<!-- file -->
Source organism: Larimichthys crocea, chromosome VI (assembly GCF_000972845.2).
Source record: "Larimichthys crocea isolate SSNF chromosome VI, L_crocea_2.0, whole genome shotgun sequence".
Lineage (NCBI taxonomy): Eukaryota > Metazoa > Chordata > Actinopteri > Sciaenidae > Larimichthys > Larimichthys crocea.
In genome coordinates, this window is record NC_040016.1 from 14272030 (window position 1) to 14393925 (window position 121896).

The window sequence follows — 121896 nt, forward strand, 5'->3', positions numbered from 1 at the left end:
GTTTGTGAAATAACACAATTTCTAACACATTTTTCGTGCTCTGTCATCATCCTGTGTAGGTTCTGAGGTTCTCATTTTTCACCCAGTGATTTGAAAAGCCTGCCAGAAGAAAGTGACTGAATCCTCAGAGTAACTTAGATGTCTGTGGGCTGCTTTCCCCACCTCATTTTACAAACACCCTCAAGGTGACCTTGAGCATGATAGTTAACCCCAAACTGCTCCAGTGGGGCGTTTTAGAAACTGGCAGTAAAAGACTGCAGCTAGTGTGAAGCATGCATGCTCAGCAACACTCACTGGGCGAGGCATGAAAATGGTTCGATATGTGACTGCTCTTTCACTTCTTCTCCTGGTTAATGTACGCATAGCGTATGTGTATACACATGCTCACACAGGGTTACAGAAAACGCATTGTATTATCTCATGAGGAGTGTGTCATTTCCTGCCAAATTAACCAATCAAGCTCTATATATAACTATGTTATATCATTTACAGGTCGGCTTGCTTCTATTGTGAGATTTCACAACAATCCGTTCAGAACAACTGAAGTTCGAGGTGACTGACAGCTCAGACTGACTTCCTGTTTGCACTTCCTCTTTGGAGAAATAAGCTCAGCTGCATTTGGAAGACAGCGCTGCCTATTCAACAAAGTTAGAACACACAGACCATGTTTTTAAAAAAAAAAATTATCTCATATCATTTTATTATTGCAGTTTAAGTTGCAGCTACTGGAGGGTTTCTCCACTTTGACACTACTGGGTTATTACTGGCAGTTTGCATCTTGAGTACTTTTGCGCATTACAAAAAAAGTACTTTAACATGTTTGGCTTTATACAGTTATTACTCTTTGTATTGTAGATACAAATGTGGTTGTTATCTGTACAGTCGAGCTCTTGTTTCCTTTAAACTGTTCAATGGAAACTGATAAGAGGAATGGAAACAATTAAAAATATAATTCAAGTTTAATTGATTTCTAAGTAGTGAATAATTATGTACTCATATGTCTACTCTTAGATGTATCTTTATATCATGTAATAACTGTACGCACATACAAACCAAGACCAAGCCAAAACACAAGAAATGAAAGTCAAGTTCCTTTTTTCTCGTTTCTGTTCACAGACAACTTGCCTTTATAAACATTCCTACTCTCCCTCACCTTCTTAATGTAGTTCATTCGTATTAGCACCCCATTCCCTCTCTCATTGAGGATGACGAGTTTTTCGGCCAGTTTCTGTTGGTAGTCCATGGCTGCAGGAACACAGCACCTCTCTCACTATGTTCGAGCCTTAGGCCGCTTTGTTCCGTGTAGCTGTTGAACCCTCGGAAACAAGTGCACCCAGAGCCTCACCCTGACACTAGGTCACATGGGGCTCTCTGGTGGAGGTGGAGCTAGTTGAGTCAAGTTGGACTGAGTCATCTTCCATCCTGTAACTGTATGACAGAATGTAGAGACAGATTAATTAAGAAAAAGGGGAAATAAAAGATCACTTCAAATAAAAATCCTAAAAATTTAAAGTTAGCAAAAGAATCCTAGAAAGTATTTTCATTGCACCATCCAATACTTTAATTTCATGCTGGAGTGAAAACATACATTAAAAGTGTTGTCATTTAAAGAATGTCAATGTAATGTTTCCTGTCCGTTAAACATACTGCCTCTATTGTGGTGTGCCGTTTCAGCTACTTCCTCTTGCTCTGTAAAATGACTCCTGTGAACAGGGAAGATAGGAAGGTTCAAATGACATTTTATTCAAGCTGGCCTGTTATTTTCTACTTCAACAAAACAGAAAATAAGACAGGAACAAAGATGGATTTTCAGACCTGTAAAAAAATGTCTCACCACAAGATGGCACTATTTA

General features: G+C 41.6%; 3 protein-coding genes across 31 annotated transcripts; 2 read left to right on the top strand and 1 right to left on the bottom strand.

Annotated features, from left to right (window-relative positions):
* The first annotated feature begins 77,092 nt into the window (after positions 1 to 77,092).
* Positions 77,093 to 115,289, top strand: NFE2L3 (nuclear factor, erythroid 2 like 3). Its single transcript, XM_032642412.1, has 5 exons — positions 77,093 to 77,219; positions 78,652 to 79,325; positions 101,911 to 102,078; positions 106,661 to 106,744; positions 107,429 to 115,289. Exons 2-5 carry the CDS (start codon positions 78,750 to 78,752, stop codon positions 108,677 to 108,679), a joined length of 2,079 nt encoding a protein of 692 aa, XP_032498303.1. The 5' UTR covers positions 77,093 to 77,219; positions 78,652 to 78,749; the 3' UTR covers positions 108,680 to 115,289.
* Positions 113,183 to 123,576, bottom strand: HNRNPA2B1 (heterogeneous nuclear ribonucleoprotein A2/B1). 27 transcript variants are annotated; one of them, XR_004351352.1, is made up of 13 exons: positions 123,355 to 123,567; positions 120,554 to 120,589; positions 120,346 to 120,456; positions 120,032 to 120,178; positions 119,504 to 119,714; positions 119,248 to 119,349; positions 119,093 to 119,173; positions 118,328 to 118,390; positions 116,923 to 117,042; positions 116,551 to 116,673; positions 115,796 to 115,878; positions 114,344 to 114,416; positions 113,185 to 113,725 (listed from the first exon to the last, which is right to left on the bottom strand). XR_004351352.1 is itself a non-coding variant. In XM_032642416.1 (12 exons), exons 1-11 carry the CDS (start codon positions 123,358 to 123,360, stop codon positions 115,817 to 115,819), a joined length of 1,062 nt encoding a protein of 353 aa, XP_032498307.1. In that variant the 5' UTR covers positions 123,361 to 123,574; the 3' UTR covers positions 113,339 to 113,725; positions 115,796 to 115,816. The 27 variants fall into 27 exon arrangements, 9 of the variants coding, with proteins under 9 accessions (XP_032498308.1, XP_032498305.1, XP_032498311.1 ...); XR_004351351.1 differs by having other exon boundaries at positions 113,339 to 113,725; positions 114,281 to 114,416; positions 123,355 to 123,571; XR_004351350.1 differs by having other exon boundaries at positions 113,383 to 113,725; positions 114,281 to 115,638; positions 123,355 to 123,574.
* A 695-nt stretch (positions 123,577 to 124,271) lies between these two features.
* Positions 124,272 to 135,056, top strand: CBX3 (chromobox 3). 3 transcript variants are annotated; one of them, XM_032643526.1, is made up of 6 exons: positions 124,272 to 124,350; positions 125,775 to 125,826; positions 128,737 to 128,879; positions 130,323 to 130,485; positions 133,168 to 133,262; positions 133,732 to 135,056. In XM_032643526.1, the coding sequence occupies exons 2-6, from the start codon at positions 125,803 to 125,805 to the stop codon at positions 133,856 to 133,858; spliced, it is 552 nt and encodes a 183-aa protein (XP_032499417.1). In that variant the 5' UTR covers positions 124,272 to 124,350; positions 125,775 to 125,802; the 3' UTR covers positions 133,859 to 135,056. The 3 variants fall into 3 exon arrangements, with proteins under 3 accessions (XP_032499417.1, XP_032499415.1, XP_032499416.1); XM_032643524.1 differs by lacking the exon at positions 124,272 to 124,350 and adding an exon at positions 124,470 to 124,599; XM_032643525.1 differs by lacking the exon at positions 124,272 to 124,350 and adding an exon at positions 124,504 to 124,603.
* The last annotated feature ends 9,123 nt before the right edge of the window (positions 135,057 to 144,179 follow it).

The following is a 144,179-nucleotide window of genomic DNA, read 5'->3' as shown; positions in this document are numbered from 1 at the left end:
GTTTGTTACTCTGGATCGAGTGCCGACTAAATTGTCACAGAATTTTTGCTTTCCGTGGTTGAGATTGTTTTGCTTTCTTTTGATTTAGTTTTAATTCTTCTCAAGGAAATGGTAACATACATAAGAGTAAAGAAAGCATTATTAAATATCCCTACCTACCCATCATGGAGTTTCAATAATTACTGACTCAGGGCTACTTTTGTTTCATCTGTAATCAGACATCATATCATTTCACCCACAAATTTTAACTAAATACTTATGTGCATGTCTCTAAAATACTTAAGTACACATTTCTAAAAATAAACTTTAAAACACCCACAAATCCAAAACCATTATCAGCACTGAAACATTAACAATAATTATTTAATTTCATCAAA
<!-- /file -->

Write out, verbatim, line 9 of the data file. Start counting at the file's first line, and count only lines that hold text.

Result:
* The first annotated feature begins 77,092 nt into the window (after positions 1 to 77,092).